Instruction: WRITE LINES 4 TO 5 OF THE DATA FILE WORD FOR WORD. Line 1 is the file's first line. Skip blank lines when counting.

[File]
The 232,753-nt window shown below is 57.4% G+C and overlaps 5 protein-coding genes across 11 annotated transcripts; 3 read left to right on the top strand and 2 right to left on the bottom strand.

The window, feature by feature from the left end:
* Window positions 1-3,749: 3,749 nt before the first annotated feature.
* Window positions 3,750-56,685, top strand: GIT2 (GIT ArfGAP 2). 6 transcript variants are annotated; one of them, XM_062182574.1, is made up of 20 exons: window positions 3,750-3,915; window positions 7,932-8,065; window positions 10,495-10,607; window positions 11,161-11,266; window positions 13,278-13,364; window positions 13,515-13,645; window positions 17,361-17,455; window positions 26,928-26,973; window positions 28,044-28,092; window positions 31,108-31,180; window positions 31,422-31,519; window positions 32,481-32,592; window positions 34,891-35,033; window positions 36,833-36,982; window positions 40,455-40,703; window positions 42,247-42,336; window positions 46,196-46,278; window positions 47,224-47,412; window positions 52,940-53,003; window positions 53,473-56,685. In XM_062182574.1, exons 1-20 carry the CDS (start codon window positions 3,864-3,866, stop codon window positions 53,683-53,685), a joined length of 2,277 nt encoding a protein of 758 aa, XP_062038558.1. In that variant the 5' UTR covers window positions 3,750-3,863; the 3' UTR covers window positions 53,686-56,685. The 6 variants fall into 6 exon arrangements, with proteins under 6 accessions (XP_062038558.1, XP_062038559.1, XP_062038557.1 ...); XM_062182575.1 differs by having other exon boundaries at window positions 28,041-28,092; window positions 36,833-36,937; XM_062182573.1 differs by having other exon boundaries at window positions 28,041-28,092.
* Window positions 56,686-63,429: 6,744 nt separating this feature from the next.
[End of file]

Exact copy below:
* Window positions 3,750-56,685, top strand: GIT2 (GIT ArfGAP 2). 6 transcript variants are annotated; one of them, XM_062182574.1, is made up of 20 exons: window positions 3,750-3,915; window positions 7,932-8,065; window positions 10,495-10,607; window positions 11,161-11,266; window positions 13,278-13,364; window positions 13,515-13,645; window positions 17,361-17,455; window positions 26,928-26,973; window positions 28,044-28,092; window positions 31,108-31,180; window positions 31,422-31,519; window positions 32,481-32,592; window positions 34,891-35,033; window positions 36,833-36,982; window positions 40,455-40,703; window positions 42,247-42,336; window positions 46,196-46,278; window positions 47,224-47,412; window positions 52,940-53,003; window positions 53,473-56,685. In XM_062182574.1, exons 1-20 carry the CDS (start codon window positions 3,864-3,866, stop codon window positions 53,683-53,685), a joined length of 2,277 nt encoding a protein of 758 aa, XP_062038558.1. In that variant the 5' UTR covers window positions 3,750-3,863; the 3' UTR covers window positions 53,686-56,685. The 6 variants fall into 6 exon arrangements, with proteins under 6 accessions (XP_062038558.1, XP_062038559.1, XP_062038557.1 ...); XM_062182575.1 differs by having other exon boundaries at window positions 28,041-28,092; window positions 36,833-36,937; XM_062182573.1 differs by having other exon boundaries at window positions 28,041-28,092.
* Window positions 56,686-63,429: 6,744 nt separating this feature from the next.